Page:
Saturday 25 March 2017

Trad fans turn to Mhuscrai fleadh cheoil


THE finishing touches are being put in place for this weekend's County Fleadh Cheoil - the first to be held in the Cork Gaeltacht.

Up to 6,000 performers and spectators are expected to flock to Baile Mhúirne for traditional music, dance, sean-nós and more events which begin this Thursday, May 9 and carry on throughout the weekend.

Seán Ó Muimhneacháin, cathaoirleach of the organising committee said the event is a huge boost for the area.

"We're finishing off the final jobs at the moment ... there's great excitement but we are a bit worried about the weather, so we'll hope for the best," he said, adding that thousands will come from across the country for the fleadh.

"There will be 1,000 competitors, so you can work it from there; each of those will bring family or friends and then there are the audiences that will come, too. I'd say we could be talking five or six thousand.

"It gives us all a boost, it gives the Gaeltacht a boost and it gives the Irish language a boost," he said.

Hosted by Craobh Lachtaín Naofa, the Cill na Martra branch of Comhaltas Ceoltóirí Éireann, the fleadh began on a high note with an Oíche Ghaeltachta held last Friday as a curtain-raiser or 'Fáiltiú na Fleidhe'.

The cream of Gaeltacht talent was on show in the Abbey Hotel, including many exponents of the sean-nós singing for which the area is famous, as well as traditional music groups and young Irish dancers.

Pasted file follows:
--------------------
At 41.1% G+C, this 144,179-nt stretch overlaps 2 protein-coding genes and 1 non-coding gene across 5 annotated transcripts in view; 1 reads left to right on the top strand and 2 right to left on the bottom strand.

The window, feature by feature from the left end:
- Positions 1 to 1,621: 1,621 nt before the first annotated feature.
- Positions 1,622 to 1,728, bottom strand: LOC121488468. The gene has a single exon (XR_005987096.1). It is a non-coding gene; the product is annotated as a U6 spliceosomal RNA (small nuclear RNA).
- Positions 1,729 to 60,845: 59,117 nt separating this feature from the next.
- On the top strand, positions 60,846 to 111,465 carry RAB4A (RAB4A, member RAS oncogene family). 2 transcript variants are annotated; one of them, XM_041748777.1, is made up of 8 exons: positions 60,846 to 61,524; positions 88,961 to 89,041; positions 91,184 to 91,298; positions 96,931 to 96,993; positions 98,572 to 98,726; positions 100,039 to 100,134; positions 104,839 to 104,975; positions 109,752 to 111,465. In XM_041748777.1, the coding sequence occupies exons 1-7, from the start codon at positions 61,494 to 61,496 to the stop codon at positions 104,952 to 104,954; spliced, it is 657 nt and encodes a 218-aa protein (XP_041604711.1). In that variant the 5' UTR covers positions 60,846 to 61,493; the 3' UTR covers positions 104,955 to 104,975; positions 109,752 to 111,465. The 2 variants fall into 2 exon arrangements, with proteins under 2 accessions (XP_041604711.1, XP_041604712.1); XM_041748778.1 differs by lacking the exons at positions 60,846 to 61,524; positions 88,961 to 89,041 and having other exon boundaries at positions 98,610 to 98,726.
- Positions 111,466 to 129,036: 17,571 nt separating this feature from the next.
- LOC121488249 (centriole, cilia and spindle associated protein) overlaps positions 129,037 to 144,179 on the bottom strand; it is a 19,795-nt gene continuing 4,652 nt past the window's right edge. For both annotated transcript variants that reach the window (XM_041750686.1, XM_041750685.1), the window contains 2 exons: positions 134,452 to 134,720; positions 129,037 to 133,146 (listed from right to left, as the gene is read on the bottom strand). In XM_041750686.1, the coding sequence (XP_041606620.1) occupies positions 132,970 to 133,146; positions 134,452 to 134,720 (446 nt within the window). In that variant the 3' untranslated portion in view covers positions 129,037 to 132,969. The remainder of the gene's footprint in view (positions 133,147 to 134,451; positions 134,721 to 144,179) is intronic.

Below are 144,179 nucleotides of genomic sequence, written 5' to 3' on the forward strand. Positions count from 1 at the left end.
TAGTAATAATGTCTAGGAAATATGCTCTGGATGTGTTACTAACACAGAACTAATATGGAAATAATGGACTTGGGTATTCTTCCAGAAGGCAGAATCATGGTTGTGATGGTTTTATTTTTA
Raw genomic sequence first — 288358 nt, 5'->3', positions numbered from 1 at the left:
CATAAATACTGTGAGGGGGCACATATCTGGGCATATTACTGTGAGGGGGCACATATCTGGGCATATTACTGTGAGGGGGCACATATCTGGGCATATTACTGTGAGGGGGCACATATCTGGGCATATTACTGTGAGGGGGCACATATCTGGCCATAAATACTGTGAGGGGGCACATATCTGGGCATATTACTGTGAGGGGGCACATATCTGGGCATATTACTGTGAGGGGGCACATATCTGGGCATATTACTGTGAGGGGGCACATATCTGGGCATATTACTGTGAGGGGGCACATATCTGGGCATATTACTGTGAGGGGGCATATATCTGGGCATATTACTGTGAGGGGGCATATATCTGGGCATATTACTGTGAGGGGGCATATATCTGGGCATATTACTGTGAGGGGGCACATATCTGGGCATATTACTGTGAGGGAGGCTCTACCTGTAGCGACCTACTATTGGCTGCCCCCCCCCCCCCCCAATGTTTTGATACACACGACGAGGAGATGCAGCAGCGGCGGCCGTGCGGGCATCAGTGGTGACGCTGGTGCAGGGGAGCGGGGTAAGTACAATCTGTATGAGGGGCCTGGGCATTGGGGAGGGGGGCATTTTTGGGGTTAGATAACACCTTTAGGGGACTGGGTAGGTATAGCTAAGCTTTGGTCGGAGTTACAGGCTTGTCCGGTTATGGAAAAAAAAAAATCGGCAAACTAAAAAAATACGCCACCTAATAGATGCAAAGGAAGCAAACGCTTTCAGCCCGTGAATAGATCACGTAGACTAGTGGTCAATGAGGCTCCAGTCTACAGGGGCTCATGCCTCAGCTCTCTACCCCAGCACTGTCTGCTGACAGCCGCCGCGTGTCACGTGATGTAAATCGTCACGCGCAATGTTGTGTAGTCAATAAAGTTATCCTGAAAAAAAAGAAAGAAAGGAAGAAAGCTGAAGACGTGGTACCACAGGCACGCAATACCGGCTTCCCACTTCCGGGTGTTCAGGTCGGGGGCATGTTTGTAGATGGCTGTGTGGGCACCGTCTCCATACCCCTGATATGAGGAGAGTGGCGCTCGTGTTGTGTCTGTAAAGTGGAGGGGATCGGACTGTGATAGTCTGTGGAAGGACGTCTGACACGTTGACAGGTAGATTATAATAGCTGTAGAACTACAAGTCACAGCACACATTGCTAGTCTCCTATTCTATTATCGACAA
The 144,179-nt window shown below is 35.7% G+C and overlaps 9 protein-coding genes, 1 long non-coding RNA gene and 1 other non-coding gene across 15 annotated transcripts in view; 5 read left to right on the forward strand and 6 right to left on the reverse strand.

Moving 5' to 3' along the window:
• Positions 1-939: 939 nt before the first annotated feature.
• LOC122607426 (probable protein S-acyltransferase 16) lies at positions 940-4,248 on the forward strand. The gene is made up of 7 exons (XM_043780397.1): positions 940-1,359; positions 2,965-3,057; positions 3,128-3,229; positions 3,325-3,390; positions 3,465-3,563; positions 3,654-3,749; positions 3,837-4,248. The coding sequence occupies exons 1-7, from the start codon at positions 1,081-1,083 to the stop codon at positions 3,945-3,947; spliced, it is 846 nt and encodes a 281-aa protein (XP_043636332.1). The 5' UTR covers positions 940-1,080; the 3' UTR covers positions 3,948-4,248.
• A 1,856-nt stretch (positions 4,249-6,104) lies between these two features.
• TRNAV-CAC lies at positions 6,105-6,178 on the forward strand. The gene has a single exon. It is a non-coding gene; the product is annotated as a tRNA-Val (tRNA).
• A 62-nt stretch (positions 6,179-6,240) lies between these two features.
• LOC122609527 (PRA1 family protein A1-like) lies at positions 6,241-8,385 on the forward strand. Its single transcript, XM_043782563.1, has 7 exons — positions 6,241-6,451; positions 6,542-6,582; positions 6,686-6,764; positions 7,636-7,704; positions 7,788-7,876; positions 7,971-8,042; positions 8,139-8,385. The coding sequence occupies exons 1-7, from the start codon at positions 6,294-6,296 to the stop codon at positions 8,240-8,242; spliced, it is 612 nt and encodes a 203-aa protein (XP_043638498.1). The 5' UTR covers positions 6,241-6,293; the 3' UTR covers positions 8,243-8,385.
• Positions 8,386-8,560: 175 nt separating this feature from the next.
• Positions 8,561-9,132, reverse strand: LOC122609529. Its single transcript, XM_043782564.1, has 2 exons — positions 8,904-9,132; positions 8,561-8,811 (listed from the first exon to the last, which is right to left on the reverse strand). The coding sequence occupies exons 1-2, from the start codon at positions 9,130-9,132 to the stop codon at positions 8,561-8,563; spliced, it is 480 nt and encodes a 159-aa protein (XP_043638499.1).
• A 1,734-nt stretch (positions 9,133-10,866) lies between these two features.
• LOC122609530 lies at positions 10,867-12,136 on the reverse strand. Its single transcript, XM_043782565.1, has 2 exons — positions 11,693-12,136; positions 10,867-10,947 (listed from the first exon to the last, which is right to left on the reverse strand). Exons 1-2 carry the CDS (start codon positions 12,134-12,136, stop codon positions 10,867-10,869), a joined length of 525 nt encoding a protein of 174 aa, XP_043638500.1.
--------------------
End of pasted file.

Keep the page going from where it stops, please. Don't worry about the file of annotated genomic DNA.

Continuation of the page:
"It had over 100 participants, all from the Gaeltacht and it was of the highest standard. In this area we have artists of a very high standard that can compete with the best, and we're very proud of that," Seán said.

The organisers hope that this year's Fleadh Cheoil will have a distinctive feel, informed by its surroundings in the Cork Gaeltacht.

"We're hoping to speak as much Irish as we can, and our helpers will be speaking Irish too. We do understand that not everyone is fluent, so don't worry, we all understand English!" he said.

For more event information and times, see


Why not plant a long-lived tree? 

Andrew Collyer - Practical Gardening March 5 to 12 was National Tree Week. This is an awareness week organised by the Tree council of Ireland to promote all things trees. It has been an annual event since 1985 and should be embraced and celebrated with gusto in my opinion. Where the National tree week really becomes valuable is in schools where the education of the young in tree importance will hopefully produce a generation of responsible environmentally aware adults in the future.

Getting creative about a better quality of life 

Conor Nelligan, County Heritage Officer The Centenary Commemoration of 1916 was a tremendous success in the County of Cork, as it was across the entire nation. In response to the heightened sense of shared identity that was established in 2016, and in respect of the breadth of cultural activity and public engagement that took place, the Government has embarked on an insightful legacy project that sets out to harness the country's culture, arts and heritage over the next five years with the purpose of...

Do animals feel grief after suffering loss of someone 

Peter Wedderburn - Animal Doctor Both of my parents have passed away in the last year: they were both elderly, and had enjoyed long and fruitful lives, so there was much to be thankful for. The experience of losing them has taught me a direct personal lesson about grief. This must be one of the deepest emotions felt by humans, and I am often asked if animals experience the same feeling when they lose a close friend, whether a human owner or a fellow animal companion.

Promoted articles